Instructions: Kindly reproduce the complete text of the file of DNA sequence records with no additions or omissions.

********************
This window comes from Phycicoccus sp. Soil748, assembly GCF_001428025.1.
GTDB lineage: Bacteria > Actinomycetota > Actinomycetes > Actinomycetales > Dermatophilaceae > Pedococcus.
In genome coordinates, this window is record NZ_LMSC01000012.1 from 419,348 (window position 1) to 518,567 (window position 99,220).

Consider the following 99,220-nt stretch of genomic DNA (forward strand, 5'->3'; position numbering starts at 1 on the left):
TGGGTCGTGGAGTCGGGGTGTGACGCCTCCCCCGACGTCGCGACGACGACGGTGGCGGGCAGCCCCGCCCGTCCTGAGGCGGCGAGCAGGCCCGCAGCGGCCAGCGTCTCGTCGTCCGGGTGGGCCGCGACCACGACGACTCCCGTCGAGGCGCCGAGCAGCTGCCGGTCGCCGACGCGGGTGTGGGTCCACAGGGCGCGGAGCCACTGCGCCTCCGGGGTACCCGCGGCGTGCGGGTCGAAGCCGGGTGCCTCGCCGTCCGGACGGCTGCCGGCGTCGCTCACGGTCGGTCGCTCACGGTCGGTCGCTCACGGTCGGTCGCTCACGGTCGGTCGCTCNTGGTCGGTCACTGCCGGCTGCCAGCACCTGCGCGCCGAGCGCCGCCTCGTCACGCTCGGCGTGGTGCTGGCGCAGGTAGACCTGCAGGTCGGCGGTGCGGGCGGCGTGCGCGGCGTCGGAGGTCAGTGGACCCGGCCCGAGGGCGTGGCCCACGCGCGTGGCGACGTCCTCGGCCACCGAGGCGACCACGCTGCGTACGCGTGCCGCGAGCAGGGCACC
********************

This window comes from Phycicoccus sp. Soil748, assembly GCF_001428025.1.
GTDB lineage: Bacteria > Actinomycetota > Actinomycetes > Actinomycetales > Dermatophilaceae > Pedococcus.
In genome coordinates, this window is record NZ_LMSC01000012.1 from 419,348 (window position 1) to 518,567 (window position 99,220).

Consider the following 99,220-nt stretch of genomic DNA (forward strand, 5'->3'; position numbering starts at 1 on the left):
TGGGTCGTGGAGTCGGGGTGTGACGCCTCCCCCGACGTCGCGACGACGACGGTGGCGGGCAGCCCCGCCCGTCCTGAGGCGGCGAGCAGGCCCGCAGCGGCCAGCGTCTCGTCGTCCGGGTGGGCCGCGACCACGACGACTCCCGTCGAGGCGCCGAGCAGCTGCCGGTCGCCGACGCGGGTGTGGGTCCACAGGGCGCGGAGCCACTGCGCCTCCGGGGTACCCGCGGCGTGCGGGTCGAAGCCGGGTGCCTCGCCGTCCGGACGGCTGCCGGCGTCGCTCACGGTCGGTCGCTCACGGTCGGTCGCTCACGGTCGGTCGCTCACGGTCGGTCGCTCNTGGTCGGTCACTGCCGGCTGCCAGCACCTGCGCGCCGAGCGCCGCCTCGTCACGCTCGGCGTGGTGCTGGCGCAGGTAGACCTGCAGGTCGGCGGTGCGGGCGGCGTGCGCGGCGTCGGAGGTCAGTGGACCCGGCCCGAGGGCGTGGCCCACGCGCGTGGCGACGTCCTCGGCCACCGAGGCGACCACGCTGCGTACGCGTGCCGCGAGCAGGGCACC